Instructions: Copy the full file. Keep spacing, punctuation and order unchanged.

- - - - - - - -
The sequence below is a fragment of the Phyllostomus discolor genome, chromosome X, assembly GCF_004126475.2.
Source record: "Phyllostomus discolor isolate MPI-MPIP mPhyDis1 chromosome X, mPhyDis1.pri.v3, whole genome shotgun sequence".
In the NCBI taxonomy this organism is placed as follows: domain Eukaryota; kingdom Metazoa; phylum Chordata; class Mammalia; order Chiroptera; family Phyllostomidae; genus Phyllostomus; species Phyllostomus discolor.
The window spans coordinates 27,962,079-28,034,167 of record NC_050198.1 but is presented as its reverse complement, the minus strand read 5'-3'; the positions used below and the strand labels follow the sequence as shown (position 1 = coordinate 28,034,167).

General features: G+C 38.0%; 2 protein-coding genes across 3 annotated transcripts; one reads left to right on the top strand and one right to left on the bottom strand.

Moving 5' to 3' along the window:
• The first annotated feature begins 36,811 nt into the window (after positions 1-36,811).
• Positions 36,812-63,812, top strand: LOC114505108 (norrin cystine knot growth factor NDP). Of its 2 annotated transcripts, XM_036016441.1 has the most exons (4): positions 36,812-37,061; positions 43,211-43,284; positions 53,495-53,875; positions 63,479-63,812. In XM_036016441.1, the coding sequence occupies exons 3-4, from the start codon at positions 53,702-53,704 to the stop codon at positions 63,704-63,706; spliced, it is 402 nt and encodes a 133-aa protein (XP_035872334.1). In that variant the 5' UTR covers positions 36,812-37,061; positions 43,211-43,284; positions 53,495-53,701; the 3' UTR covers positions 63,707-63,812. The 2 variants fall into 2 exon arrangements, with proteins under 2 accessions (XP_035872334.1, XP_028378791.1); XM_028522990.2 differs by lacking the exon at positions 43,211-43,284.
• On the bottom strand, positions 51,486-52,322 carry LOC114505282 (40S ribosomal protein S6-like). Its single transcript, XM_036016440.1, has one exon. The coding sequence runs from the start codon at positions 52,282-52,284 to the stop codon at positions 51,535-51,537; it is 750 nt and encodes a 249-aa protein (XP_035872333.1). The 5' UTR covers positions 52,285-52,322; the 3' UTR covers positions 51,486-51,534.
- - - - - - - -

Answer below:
The sequence below is a fragment of the Phyllostomus discolor genome, chromosome X, assembly GCF_004126475.2.
Source record: "Phyllostomus discolor isolate MPI-MPIP mPhyDis1 chromosome X, mPhyDis1.pri.v3, whole genome shotgun sequence".
In the NCBI taxonomy this organism is placed as follows: domain Eukaryota; kingdom Metazoa; phylum Chordata; class Mammalia; order Chiroptera; family Phyllostomidae; genus Phyllostomus; species Phyllostomus discolor.
The window spans coordinates 27,962,079-28,034,167 of record NC_050198.1 but is presented as its reverse complement, the minus strand read 5'-3'; the positions used below and the strand labels follow the sequence as shown (position 1 = coordinate 28,034,167).

General features: G+C 38.0%; 2 protein-coding genes across 3 annotated transcripts; one reads left to right on the top strand and one right to left on the bottom strand.

Moving 5' to 3' along the window:
• The first annotated feature begins 36,811 nt into the window (after positions 1-36,811).
• Positions 36,812-63,812, top strand: LOC114505108 (norrin cystine knot growth factor NDP). Of its 2 annotated transcripts, XM_036016441.1 has the most exons (4): positions 36,812-37,061; positions 43,211-43,284; positions 53,495-53,875; positions 63,479-63,812. In XM_036016441.1, the coding sequence occupies exons 3-4, from the start codon at positions 53,702-53,704 to the stop codon at positions 63,704-63,706; spliced, it is 402 nt and encodes a 133-aa protein (XP_035872334.1). In that variant the 5' UTR covers positions 36,812-37,061; positions 43,211-43,284; positions 53,495-53,701; the 3' UTR covers positions 63,707-63,812. The 2 variants fall into 2 exon arrangements, with proteins under 2 accessions (XP_035872334.1, XP_028378791.1); XM_028522990.2 differs by lacking the exon at positions 43,211-43,284.
• On the bottom strand, positions 51,486-52,322 carry LOC114505282 (40S ribosomal protein S6-like). Its single transcript, XM_036016440.1, has one exon. The coding sequence runs from the start codon at positions 52,282-52,284 to the stop codon at positions 51,535-51,537; it is 750 nt and encodes a 249-aa protein (XP_035872333.1). The 5' UTR covers positions 52,285-52,322; the 3' UTR covers positions 51,486-51,534.